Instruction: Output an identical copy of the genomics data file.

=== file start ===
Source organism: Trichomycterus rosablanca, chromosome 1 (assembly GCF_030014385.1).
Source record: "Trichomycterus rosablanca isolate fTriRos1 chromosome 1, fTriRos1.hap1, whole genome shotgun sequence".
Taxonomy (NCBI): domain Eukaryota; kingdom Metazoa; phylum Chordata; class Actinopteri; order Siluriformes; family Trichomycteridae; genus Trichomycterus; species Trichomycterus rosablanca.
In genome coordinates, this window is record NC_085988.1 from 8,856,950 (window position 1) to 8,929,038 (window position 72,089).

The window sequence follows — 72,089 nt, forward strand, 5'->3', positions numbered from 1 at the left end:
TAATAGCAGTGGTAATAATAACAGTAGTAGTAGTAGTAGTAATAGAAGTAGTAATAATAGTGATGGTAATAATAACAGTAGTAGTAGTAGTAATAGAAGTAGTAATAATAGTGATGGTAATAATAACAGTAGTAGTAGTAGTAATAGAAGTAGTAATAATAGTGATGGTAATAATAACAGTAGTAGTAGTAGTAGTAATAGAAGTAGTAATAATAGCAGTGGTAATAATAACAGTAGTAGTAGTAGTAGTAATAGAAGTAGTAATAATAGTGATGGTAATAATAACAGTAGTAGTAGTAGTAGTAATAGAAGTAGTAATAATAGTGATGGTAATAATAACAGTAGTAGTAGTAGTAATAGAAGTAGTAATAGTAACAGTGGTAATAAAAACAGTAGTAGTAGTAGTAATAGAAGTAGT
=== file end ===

Source organism: Trichomycterus rosablanca, chromosome 1 (assembly GCF_030014385.1).
Source record: "Trichomycterus rosablanca isolate fTriRos1 chromosome 1, fTriRos1.hap1, whole genome shotgun sequence".
Taxonomy (NCBI): domain Eukaryota; kingdom Metazoa; phylum Chordata; class Actinopteri; order Siluriformes; family Trichomycteridae; genus Trichomycterus; species Trichomycterus rosablanca.
In genome coordinates, this window is record NC_085988.1 from 8,856,950 (window position 1) to 8,929,038 (window position 72,089).

The window sequence follows — 72,089 nt, forward strand, 5'->3', positions numbered from 1 at the left end:
TAATAGCAGTGGTAATAATAACAGTAGTAGTAGTAGTAGTAATAGAAGTAGTAATAATAGTGATGGTAATAATAACAGTAGTAGTAGTAGTAATAGAAGTAGTAATAATAGTGATGGTAATAATAACAGTAGTAGTAGTAGTAATAGAAGTAGTAATAATAGTGATGGTAATAATAACAGTAGTAGTAGTAGTAGTAATAGAAGTAGTAATAATAGCAGTGGTAATAATAACAGTAGTAGTAGTAGTAGTAATAGAAGTAGTAATAATAGTGATGGTAATAATAACAGTAGTAGTAGTAGTAGTAATAGAAGTAGTAATAATAGTGATGGTAATAATAACAGTAGTAGTAGTAGTAATAGAAGTAGTAATAGTAACAGTGGTAATAAAAACAGTAGTAGTAGTAGTAATAGAAGTAGT